Almost from the inception of CURL, two years ago, the residential colleges have called for control of the residential adviser selection process, and slowly but surely, the process has moved out of the central domain of West College into the realm of the colleges. With this year’s selection of RAs completed, many participants in the process have expressed their dissatisfaction with it, and questioned the legitimacy of decentralization. Residential college administrators, whose very function is to foster closer relationships between students and faculty must make personal evaluations of these student applications. Is the college selection process fair and objective enough to warrant autonomy from the centralizing influence of West College?

The resident adviser selection process began in December with the submission of a written application and two recommendations to the Dean of Students Office. On the application form, applicants stated their preferences for one college or another. The 165 applicants were divided into five groups of 33. Each college pre-selected 17 candidates for consideration, and the remaining applicants were then divided up among the five colleges by West College on the basis of stated college preferences. A committee of administrators within each college selected 12-13 of the candidates and wait-listed several others.

The Masters then met, each with their list, to compare and finalize decisions. Applicants not chosen by one college may be picked up by another if a Master feels the person merits the selection. Similarly, if an applicant doesn’t quite fit the specific profile of the college considering him, they may recommend that another college pick him up.

The last step, essentially a safeguard against overlooking qualified individuals, means that no college is responsible for the rejection of an applicant. So although the individual colleges distribute acceptance letters, West College is left with the unenviable job of sending out rejection notices. This handling of “dirty work” highlights the diminished, peripheral role that West College has assumed in the RA selection process.

Until 1983, the entire RA program was conducted by West College officials from start to finish. Since the institution of the residential college system, the Council of Masters has pushed for a decentralization of administrative control, and for more college autonomy in the process of selecting RA’s. Assistant Dean of Students Patsy Cole described the transfer of responsibility from the West College to the Masters as a “gradual break” which has left the Masters and their staffs responsible for the majority of the selection process.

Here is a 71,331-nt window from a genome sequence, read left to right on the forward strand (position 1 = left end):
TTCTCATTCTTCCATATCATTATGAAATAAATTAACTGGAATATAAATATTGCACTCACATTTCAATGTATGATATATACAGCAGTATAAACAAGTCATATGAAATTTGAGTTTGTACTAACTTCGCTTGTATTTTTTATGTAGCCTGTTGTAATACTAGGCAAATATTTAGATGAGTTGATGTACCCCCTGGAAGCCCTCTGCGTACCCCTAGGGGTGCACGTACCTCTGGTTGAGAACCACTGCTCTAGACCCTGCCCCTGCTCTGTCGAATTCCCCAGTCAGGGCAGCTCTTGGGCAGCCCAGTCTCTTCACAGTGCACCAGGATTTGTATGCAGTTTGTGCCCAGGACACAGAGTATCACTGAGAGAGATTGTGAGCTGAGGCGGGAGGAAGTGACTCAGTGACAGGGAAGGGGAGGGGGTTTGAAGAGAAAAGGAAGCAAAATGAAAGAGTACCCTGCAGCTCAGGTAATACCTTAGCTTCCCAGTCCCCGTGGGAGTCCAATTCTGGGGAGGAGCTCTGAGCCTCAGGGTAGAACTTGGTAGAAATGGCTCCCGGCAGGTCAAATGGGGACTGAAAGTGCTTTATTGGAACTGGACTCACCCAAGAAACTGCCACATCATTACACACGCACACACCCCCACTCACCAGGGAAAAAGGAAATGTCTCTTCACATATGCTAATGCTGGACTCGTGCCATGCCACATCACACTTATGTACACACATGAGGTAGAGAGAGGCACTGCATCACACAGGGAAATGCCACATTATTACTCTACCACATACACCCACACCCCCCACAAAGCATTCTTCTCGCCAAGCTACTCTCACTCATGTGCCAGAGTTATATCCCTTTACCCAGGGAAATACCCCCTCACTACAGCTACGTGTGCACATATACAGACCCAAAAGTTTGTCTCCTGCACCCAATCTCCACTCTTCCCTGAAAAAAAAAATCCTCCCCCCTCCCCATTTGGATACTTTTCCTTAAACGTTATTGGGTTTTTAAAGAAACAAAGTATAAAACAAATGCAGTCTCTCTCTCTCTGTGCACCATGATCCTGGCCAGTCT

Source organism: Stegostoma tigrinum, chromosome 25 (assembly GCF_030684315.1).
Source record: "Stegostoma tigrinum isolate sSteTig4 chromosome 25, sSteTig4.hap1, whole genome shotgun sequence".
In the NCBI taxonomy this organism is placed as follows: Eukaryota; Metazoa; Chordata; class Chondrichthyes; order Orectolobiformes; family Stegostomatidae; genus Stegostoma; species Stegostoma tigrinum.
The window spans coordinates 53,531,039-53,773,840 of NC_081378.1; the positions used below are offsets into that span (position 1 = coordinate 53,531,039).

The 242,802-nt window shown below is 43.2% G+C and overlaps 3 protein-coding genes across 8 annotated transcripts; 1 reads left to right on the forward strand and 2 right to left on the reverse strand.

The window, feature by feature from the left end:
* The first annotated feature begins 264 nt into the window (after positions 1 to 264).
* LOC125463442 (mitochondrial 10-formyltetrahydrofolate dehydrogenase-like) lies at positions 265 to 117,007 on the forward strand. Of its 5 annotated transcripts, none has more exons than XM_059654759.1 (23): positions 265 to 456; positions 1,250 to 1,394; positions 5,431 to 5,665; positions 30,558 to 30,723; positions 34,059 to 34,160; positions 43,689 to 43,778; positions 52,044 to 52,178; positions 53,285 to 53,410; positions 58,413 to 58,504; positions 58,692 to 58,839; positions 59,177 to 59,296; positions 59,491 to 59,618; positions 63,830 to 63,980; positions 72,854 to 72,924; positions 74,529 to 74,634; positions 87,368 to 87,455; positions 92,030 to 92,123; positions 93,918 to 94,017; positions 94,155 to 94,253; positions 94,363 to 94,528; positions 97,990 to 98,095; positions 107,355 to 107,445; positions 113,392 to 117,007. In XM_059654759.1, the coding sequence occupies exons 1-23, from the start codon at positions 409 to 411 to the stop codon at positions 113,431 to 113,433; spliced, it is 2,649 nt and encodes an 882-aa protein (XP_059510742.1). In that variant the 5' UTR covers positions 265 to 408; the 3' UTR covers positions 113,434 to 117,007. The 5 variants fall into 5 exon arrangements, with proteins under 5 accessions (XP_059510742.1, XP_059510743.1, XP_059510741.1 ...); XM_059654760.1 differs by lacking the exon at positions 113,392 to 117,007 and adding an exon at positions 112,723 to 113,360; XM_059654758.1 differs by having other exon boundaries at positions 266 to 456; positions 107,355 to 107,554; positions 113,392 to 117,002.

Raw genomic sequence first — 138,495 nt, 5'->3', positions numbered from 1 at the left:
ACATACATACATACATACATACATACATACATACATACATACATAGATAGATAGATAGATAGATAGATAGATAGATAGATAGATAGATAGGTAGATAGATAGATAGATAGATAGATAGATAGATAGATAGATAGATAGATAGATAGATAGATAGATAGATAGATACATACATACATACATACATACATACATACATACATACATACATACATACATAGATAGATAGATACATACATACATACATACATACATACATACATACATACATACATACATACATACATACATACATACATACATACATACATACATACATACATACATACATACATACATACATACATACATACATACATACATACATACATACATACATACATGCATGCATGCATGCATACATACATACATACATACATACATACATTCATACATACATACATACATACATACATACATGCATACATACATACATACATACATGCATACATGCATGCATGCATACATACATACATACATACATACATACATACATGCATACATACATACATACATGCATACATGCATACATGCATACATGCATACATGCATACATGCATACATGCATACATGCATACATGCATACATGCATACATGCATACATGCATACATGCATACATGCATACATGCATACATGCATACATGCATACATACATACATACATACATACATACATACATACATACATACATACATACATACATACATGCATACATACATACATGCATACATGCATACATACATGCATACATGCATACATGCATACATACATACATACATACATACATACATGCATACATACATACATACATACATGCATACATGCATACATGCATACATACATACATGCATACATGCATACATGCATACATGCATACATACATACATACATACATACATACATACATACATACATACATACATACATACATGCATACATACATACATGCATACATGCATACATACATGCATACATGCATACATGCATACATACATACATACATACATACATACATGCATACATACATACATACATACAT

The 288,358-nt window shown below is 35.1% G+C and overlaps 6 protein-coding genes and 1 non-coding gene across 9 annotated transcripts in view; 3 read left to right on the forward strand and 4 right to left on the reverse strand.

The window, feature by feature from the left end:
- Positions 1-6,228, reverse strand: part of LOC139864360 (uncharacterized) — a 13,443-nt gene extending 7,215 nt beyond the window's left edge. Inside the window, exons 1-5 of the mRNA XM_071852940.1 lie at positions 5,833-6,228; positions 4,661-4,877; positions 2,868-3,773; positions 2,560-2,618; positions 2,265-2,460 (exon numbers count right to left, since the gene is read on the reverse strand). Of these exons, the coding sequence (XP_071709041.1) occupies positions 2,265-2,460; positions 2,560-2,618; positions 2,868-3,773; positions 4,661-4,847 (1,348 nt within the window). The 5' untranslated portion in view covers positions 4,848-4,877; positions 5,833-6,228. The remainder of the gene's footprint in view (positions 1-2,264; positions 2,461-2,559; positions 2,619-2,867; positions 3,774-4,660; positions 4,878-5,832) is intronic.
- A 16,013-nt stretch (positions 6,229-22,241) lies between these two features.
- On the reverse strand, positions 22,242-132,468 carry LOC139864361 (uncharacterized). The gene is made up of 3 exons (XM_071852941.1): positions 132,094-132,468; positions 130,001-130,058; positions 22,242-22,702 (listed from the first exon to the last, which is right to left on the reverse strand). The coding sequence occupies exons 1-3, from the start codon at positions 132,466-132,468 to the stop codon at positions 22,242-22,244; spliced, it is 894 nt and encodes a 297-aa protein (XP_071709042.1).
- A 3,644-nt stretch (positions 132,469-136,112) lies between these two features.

Even the required West College interview is conducted for the benefit of the colleges. The notes compiled by the interviewers (in most cases an administrator and a current RA) are sent directly to the colleges. “The purpose of the West College interview is to add further information,” says Cole. “My responsibilities include coordinating the orientation and selection process, therefore I can’t speak on how it is run.”

Emory Elliott, Master of Butler College, supports the preeminence of the colleges in the decision-making process. “When the colleges were created, it made sense to the masters and the deans to place the RAs under each individual college. We feel that it’s an important plus to the system and that the strengths of this design far outweigh its weaknesses.”

Elliott praises the move toward decentralization, noting that the selection process has subsequently become more flexible and individual. “Each college has a somewhat different character, and much of the way this tone is communicated to new freshmen is through the RAs. So it’s important for the colleges to pick up people who seem to agree with the tone and temperament of the college.”

Critics of decentralized selection question the extent to which an applicant’s previous involvement with the college staff influences the ultimate selections made. A Master and members of the college’s staff will most likely be familiar with many of the applicants.   In the worst possible case, outright favoritism and prejudice may be seen as the cause for a selection or a rejection. Critics wonder how else but through prior contact could the Masters preselect 17 applicants.

Nancy Weiss, Master of Mathey College, strongly denies than any irrational biases come into play in the decision making process. “Everyone is considered equally. In terms of subjectivity—certainly it exists, every selection process is subjective. It’s not an objective process. But favoritism—absolutely not. That’s simply not the case. Some of my favorite people don’t get selected.”

A current Mathey RA who was involved in the selection process disagrees with Weiss. “I think that the process shows favoritism—favoritism that leans towards people in the college already. It seems to me that people are being selected to be RAs who seem to have had other ties elsewhere in the college. And I believe mistakes are being made.